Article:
On April 29, the Drug Enforcement Administration (DEA) will team up with local law enforcement agencies across the country for National Prescription Drug Take-Back Day.
The day aims to provide a safe, convenient and responsible means of disposing of prescription drugs, while also educating the general public about the potential for abuse and medications. Since starting the program in 2010, the DEA has taken in nearly 6 million pounds of unwanted, unneeded or expired medications. These medications may have otherwise lingered in medicine chests and kitchen cabinets or have been thrown down the drain. Last year’s National Prescription Drug Take-Back Day event broke records by taking back 447 tons of unneeded medications.
According to the DEA, the majority of prescription-drug abusers report in surveys that they get their drugs from friends and family. Cleaning out old prescription drugs from medicine cabinets, kitchen drawers and bedside tables reduces accidents, thefts, and the misuse and abuse of these medicines, including opioid painkillers.
Reasons to dispose of properly
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▪ Misuse/abuse could lead to addiction.
The program can help prevent the abuse of medications. According to the National Institute on Drug Abuse, 70 percent of people who abused prescription medications got it (free, bought or stolen) from a friend or relative. According to the DEA, 8 of 10 new heroin users began their addiction to opiates by abusing legally prescribed pain medications. The growing epidemic of abuse/misuse of opioids and other medications such as benzodiazepines can lead to dependence or overdose.
▪ Self-medication attempts pose health hazards.
Storing medications that are no longer needed may lead to serious health problems, if teenagers or young adults in their homes ingest them accidentally or use them in an attempt to self medicate because of the misconception that it is safe to use as it was prescribed by a physician.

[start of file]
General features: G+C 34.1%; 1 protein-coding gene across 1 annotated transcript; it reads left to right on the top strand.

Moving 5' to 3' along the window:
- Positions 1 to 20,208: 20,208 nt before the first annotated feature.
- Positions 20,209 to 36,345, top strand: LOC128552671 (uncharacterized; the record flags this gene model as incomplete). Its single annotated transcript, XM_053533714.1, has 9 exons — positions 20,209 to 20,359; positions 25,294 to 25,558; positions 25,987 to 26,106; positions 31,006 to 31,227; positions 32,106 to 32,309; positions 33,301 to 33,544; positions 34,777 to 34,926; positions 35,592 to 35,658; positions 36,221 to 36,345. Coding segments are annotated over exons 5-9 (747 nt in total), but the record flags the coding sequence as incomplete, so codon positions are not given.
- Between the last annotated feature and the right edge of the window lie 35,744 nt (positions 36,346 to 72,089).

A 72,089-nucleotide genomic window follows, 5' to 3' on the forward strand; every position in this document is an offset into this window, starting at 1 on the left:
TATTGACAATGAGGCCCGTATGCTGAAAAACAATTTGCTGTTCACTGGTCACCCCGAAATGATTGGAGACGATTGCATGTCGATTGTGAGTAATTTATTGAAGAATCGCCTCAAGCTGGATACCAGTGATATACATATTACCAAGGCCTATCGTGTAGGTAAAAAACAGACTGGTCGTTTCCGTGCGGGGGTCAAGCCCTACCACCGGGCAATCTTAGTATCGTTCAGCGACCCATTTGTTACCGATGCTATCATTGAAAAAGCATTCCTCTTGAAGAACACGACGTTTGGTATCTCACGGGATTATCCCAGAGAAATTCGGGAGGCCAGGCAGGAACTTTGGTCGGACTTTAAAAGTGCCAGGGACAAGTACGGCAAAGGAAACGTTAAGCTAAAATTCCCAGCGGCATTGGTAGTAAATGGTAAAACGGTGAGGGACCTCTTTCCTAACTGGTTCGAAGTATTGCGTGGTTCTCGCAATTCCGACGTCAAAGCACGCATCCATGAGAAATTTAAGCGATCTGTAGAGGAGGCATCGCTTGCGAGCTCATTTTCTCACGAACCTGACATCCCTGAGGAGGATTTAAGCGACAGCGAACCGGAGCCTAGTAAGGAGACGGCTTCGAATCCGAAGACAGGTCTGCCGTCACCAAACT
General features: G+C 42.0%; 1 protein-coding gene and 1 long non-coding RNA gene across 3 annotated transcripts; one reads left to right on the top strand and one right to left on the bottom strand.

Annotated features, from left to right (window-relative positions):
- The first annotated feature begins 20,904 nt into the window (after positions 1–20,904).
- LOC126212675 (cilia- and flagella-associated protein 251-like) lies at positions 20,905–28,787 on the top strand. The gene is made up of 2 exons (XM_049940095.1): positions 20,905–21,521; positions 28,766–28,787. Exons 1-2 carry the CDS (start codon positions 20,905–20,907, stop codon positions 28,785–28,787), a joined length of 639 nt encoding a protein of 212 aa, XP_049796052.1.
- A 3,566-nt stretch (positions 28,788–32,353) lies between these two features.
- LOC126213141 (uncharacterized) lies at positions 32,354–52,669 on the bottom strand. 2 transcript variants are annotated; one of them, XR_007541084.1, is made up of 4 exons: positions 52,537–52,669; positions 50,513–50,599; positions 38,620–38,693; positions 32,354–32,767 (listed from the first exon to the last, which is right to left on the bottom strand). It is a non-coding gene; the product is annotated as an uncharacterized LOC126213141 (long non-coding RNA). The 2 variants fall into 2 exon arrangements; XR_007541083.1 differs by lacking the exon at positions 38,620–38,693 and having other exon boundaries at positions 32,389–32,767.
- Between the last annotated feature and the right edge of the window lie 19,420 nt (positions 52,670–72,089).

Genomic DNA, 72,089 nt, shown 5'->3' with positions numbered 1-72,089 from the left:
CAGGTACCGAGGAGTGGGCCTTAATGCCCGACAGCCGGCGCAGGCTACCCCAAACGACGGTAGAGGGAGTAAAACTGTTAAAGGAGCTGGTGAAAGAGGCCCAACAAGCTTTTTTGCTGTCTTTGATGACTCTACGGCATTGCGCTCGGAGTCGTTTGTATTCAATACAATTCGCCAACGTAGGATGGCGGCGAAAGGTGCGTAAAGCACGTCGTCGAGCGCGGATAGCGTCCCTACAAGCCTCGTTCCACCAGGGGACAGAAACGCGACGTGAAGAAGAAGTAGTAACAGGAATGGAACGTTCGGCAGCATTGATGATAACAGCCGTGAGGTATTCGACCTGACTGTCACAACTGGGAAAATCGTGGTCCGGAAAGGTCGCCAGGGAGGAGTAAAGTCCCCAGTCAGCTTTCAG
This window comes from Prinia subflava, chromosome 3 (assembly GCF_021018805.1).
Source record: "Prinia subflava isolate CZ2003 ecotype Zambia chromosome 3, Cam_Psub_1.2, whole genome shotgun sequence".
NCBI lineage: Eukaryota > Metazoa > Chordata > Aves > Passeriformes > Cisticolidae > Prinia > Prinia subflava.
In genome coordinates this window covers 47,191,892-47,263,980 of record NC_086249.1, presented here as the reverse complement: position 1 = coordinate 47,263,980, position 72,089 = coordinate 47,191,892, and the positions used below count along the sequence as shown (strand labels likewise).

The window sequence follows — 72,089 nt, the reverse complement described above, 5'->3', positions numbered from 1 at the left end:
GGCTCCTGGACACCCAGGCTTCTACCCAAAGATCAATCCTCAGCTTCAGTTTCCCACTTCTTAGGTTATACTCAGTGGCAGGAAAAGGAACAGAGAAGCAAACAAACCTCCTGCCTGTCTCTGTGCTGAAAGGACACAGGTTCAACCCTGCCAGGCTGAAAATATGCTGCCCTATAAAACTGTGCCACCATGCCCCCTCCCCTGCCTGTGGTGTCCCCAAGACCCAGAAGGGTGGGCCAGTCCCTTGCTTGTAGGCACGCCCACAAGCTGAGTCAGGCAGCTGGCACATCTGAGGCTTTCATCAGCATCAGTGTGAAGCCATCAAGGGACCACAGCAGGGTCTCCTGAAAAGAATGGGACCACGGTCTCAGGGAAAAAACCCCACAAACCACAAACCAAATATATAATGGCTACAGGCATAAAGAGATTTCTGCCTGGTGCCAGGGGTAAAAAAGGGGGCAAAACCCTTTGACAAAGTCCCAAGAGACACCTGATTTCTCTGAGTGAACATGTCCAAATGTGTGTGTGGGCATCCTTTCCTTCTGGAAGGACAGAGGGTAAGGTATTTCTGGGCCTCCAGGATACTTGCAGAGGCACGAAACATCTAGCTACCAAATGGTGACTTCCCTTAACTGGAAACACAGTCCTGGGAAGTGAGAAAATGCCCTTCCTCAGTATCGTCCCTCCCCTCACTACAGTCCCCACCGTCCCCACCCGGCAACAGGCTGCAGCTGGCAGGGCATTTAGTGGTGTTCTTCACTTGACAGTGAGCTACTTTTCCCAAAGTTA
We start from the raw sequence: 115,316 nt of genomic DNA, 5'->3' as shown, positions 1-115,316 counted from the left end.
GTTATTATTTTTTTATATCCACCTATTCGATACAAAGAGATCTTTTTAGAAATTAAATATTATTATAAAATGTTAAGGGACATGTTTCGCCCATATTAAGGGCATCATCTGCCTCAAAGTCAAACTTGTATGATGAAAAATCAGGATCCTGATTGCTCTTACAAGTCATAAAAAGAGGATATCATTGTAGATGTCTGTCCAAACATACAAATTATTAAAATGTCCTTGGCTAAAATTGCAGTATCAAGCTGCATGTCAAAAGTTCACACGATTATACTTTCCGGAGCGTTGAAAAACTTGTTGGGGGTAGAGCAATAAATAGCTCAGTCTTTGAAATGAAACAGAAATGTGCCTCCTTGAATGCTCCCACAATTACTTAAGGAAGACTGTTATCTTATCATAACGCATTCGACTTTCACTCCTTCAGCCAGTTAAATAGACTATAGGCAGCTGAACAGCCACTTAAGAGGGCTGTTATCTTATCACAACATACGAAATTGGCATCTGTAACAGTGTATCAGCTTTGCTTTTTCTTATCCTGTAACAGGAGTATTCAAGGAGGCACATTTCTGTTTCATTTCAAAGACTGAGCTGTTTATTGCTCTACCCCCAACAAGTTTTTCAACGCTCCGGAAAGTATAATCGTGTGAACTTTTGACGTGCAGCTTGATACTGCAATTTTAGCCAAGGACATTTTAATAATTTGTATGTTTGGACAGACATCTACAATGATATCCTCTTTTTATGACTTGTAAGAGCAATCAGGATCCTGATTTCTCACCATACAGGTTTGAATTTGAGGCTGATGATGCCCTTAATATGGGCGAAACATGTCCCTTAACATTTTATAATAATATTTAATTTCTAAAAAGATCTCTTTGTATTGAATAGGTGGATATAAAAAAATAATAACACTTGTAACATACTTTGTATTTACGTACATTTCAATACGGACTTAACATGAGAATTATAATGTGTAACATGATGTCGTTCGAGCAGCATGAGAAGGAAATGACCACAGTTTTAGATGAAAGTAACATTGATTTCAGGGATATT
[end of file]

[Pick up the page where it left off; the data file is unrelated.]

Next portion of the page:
▪ Reckless disposal harms the environment.
When an individual tosses medications in the trash or down the drain, the medication can eventually seep into groundwater.
Check your medications for expiration dates and properly dispose of unneeded medications. When in doubt, throw it out. Using expired medications can put an individual’s health at risk, as efficacy may decrease and medications may not perform as expected.
From 10 a.m. to 2 p.m. Saturday, the Miami-Dade Police Department will offer the following locations to drop off your unwanted medications:
▪ If you live in the north end of Miami-Dade: Northside District Station, 799 NW 81st St.; Northwest District Station, 5975 Miami Lakes Dr.; Intracoastal District Station, 15665 Biscayne Blvd.
▪ If you live in the south end of Miami-Dade: Kendall District Station, 7707 SW 117th Ave.; South District Station, 10800 SW 211th St., Cutler Bay; Hammocks District Station, 10000 SW 142nd Ave.; Midwest District Station, 9101 NW 25 St., Doral.
If you live in a municipality contact your local police department and ask if they are participating in this event. If not, go to the Miami-Dade Police station nearest you.
Carmen Caldwell is executive director of Citizens’ Crime Watch of Miami-Dade. Send feedback and news for this column to email@example.com, or call her at 305-470-1670.